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Posted on Aug 17, 2011 in Boardgames

World Boardgaming Championships 2011 – Convention Coverage

By M. Evan Brooks

(Editor’s note: Links within this article are to games previously reviewed on ArmchairGeneral.com.)

The World Boardgaming Championships (WBC) Convention met in Lancaster, PA, during the week of August 1–7, 2011 for its thirteenth incarnation. Despite the lofty title, the WBC is much more of a friendly competition between gamers of all skill levels than a cut-throat rivalry (although one can readily find the latter type of game if he so chooses). Competitive tournaments run all week, and the dedicated gamer can turn the experience into a personal marathon of gaming and sleep-deprivation.

A Eurogame unfolds.

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A direct descendant of Avaloncon, this convention has expanded to cover all types of boardgames and certain other types, ranging from light role-playing (Werewolf at midnight) to serious wargaming (World at War, running for the entire convention). Organizer Don Greenwood noted that perhaps 55% of the games played are Eurogames, with wargames constituting the majority of the remainder. Generally, wargame tournaments ranged in size from 16-50, while a Eurogame like 7 Wonders had a tournament registration of 99. However, for the target audience, this article will concentrate on the wargames. A review of the schedule/program showed over seventy-five separate wargame tournaments.

The Russian Campaign and Bitter Woods (a Bulge game) (reprinted by L2) are specifically noted for the caliber of opponents during the tournaments. While most players are friendly, experienced sharks do inhabit these waters. This reviewer witnessed several gamers losing by the end of the third turn in the former game due to a single misplaced counter, which was pounced upon by these prowling albeit genial monsters.

World at War covers the entire Second World War, and these experienced teams of players spend the entire convention at this mighty endeavor, playing up to sixteen hours per day. Five of the eight tournaments actually completed the war, and the awards for competition are determined by the players at an after-action meeting.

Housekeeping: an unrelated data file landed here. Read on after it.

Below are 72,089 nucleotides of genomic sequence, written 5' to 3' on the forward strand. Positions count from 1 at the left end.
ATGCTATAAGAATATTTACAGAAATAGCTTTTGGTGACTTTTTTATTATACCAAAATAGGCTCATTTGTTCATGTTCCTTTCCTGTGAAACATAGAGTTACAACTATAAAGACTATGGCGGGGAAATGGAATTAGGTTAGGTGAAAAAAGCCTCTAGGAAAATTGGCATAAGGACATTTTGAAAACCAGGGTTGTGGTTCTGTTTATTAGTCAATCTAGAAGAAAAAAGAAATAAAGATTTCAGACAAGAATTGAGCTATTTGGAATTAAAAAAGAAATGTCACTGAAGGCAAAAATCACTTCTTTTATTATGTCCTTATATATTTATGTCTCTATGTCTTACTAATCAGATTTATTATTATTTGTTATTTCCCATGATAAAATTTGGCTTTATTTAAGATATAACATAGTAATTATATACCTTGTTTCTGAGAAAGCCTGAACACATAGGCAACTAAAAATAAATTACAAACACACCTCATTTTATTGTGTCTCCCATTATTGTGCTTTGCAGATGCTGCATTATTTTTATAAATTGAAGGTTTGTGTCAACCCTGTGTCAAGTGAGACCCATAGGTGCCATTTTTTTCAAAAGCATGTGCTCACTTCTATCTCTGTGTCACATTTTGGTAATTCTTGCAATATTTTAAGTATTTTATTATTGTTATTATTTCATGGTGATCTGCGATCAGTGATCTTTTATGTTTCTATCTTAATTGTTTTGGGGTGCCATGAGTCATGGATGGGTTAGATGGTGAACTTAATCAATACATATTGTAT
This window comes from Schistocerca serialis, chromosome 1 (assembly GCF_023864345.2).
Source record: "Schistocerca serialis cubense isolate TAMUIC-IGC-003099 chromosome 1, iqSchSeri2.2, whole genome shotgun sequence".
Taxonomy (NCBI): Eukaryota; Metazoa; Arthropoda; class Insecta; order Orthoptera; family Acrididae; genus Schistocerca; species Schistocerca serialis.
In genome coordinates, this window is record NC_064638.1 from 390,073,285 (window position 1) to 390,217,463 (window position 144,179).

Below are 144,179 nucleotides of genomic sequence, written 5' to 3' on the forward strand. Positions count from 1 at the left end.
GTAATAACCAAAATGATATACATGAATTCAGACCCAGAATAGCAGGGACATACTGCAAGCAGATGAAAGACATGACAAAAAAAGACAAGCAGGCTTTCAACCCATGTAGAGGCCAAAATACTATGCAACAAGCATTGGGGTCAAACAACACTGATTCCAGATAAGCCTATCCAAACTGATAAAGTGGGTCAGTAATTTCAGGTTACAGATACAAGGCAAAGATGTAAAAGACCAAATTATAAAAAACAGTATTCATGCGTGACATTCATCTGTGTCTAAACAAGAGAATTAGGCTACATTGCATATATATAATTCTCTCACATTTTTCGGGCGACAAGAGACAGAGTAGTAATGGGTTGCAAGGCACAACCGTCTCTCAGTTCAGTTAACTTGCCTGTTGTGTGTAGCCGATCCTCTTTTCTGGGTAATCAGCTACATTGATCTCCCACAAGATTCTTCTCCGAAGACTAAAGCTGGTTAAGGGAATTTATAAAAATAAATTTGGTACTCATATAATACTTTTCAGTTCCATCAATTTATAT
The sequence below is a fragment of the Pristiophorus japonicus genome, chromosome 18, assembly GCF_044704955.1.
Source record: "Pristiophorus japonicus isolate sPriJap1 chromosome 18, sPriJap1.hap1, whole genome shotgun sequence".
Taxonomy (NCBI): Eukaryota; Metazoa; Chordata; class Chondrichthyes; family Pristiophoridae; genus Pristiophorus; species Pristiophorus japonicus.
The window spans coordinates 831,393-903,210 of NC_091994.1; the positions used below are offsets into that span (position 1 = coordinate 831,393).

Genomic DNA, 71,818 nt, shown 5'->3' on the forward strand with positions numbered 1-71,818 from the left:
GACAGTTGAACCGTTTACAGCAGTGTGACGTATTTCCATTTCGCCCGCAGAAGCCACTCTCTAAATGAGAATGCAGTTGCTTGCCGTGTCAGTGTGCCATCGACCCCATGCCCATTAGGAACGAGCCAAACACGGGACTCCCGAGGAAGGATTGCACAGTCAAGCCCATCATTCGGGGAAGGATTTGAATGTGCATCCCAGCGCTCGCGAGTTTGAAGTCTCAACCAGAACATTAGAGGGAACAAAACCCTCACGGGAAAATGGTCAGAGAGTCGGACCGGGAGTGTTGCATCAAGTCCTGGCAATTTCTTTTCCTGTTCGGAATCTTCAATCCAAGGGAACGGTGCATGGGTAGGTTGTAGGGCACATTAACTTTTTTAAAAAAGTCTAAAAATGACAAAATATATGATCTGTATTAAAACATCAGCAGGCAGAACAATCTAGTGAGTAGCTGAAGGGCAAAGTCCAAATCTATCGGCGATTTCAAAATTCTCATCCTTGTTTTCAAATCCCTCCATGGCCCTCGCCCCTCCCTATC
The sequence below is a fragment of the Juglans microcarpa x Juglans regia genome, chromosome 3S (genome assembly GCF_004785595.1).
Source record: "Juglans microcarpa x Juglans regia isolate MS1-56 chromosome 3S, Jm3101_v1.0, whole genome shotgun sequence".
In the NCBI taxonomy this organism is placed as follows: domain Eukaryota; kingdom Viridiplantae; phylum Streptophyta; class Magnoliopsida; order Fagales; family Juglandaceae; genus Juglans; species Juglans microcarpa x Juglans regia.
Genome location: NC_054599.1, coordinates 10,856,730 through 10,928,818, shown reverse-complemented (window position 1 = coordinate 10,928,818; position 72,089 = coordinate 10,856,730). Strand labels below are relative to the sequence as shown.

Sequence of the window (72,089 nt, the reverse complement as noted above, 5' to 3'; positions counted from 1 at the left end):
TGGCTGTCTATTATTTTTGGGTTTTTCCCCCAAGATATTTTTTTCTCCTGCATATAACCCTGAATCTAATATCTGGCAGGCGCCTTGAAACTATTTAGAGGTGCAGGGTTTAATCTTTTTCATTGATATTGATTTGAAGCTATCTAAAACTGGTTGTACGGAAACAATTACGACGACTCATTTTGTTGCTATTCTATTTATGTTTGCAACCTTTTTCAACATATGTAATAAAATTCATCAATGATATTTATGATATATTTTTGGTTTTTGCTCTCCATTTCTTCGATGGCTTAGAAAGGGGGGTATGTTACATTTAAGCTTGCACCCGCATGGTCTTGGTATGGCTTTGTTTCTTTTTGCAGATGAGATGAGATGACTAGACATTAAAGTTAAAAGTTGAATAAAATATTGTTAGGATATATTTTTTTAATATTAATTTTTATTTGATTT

On Tuesday, an auction was held of over four hundred games, ranging from the common to the sublime. Attendees can pre-register their potential cast-offs or gold (value is in the eye of the bidder) for either a prix fixe determined amount, or an actual bidding auction (which is limited to what can be sold in a day – both collectibles and less expensive games). While train games seemed to be the bigger sellers—18xx C2C sold for $230—wargames held their own, e.g., War in the Pacific fetched $140 (punched), DAK 2 sold for $170, and Up Front sold for $65-80 depending on the condition.

Hot bidding at the Auction.

Although the WBC may not be one of the largest annual gaming conventions (with attendance usually around 1500), over the last few years, it has become a showplace for wargame designers to show off their prototypes and for the end user to get an appreciation for future releases. This is a noticeable change from prior WBCs, as the convention seems to have become the site for wargaming aficionados. Among the potential releases:

(1) Greg Smith, formerly associated with computer game companies HPS and John Tiller Games, was showing his solitaire boardgame of submarine warfare in the Atlantic The Hunters: U-Boats at War. It is somewhat reminiscent of Avalon Hill’s classic B-17, albeit with more decision-making by the player. A follow-on product, Pacific Hunters: U.S. Subs at War, is currently in the design stage;